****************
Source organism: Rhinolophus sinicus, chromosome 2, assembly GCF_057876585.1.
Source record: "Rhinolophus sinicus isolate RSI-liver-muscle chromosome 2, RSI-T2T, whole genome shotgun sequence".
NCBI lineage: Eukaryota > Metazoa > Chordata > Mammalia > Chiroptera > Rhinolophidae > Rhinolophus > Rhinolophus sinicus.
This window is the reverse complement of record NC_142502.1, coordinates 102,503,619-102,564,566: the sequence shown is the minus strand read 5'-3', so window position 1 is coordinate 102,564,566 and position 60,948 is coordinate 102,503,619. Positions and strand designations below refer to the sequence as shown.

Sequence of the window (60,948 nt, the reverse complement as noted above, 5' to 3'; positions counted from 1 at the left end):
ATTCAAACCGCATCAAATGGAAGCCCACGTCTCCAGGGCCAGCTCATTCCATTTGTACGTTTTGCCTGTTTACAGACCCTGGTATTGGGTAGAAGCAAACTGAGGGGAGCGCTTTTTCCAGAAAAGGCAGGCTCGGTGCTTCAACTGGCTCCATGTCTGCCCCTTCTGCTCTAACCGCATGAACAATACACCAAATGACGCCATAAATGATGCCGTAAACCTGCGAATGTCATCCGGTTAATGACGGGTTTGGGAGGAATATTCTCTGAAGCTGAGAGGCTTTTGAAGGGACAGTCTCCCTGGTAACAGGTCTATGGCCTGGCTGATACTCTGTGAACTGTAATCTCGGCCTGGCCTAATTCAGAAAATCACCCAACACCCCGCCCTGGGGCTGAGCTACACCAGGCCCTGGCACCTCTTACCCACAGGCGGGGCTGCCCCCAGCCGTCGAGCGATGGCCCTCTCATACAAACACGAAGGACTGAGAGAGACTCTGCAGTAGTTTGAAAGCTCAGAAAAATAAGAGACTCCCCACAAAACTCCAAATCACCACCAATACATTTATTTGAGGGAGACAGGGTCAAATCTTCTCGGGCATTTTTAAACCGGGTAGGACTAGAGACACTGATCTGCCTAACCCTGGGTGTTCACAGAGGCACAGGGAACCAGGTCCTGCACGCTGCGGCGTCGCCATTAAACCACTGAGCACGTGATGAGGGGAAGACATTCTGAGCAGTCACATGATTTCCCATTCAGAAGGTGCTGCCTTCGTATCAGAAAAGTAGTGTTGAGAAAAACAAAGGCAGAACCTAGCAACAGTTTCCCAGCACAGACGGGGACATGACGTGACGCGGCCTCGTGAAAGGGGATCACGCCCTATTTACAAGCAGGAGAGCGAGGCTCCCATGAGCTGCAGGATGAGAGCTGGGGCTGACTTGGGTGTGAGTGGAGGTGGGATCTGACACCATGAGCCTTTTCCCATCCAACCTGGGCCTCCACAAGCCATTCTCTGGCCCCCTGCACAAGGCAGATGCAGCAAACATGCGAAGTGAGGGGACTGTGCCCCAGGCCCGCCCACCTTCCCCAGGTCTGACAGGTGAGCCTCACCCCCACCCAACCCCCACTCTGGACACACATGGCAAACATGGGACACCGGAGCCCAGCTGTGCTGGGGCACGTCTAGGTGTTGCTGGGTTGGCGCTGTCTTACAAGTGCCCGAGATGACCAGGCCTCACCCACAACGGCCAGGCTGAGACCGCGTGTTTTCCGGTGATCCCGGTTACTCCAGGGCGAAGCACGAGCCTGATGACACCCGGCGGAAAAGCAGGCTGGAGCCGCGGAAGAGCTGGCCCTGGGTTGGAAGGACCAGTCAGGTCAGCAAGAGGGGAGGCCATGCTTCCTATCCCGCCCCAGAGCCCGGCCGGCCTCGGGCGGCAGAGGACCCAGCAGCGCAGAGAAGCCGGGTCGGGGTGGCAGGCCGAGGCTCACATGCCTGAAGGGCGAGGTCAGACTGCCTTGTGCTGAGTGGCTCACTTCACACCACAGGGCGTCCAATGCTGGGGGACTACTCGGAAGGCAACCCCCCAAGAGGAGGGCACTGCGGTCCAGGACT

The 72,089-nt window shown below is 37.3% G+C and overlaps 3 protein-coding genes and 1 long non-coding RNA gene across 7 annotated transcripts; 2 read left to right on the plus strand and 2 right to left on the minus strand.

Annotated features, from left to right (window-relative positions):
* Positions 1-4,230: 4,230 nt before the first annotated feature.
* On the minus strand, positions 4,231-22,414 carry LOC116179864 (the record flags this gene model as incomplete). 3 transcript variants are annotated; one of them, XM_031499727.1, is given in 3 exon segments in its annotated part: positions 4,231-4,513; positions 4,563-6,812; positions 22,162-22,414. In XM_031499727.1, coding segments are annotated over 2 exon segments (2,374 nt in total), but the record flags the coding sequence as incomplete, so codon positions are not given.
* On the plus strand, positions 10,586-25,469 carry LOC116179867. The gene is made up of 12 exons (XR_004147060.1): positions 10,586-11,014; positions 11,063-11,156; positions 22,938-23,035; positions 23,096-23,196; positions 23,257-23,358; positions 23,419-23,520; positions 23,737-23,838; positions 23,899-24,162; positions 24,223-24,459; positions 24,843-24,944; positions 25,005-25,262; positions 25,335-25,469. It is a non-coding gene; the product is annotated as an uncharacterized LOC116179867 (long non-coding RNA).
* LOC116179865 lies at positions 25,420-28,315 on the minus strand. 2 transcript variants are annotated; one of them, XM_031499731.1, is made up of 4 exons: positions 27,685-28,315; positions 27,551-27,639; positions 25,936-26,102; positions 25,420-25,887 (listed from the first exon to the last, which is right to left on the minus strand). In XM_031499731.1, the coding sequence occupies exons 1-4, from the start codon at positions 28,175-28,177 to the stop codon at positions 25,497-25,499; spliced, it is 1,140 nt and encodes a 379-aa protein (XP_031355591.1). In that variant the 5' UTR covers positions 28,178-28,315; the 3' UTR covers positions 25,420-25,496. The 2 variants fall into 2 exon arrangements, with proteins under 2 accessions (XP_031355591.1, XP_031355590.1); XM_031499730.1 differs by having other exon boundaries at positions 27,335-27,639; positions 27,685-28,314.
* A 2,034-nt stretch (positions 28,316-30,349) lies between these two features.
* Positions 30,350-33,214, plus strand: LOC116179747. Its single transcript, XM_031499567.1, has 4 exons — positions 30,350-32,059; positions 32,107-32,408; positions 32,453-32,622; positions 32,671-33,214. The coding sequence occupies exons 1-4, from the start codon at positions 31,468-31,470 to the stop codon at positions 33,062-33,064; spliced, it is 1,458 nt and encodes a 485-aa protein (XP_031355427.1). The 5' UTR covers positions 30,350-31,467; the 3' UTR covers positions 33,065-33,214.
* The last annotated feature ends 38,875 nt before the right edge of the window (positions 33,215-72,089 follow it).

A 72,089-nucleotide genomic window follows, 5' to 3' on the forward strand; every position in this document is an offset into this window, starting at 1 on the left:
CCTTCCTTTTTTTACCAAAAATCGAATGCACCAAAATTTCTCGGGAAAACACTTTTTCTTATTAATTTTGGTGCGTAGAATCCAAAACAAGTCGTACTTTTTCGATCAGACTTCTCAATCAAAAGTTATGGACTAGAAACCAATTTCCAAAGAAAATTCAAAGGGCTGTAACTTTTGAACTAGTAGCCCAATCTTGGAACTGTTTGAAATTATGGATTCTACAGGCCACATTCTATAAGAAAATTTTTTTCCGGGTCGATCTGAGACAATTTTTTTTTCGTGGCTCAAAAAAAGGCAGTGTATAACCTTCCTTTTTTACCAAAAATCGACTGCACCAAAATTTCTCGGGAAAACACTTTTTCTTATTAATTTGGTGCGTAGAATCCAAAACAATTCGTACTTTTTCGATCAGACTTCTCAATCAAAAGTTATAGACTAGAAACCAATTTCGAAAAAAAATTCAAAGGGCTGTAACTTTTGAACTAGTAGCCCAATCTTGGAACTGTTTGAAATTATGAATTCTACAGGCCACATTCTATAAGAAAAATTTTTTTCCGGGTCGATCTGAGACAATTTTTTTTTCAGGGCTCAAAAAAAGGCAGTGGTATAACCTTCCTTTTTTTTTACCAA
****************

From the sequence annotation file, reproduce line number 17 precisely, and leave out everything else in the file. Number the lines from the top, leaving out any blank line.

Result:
CCTTCCTTTTTTTACCAAAAATCGAATGCACCAAAATTTCTCGGGAAAACACTTTTTCTTATTAATTTTGGTGCGTAGAATCCAAAACAAGTCGTACTTTTTCGATCAGACTTCTCAATCAAAAGTTATGGACTAGAAACCAATTTCCAAAGAAAATTCAAAGGGCTGTAACTTTTGAACTAGTAGCCCAATCTTGGAACTGTTTGAAATTATGGATTCTACAGGCCACATTCTATAAGAAAATTTTTTTCCGGGTCGATCTGAGACAATTTTTTTTTCGTGGCTCAAAAAAAGGCAGTGTATAACCTTCCTTTTTTACCAAAAATCGACTGCACCAAAATTTCTCGGGAAAACACTTTTTCTTATTAATTTGGTGCGTAGAATCCAAAACAATTCGTACTTTTTCGATCAGACTTCTCAATCAAAAGTTATAGACTAGAAACCAATTTCGAAAAAAAATTCAAAGGGCTGTAACTTTTGAACTAGTAGCCCAATCTTGGAACTGTTTGAAATTATGAATTCTACAGGCCACATTCTATAAGAAAAATTTTTTTCCGGGTCGATCTGAGACAATTTTTTTTTCAGGGCTCAAAAAAAGGCAGTGGTATAACCTTCCTTTTTTTTTACCAA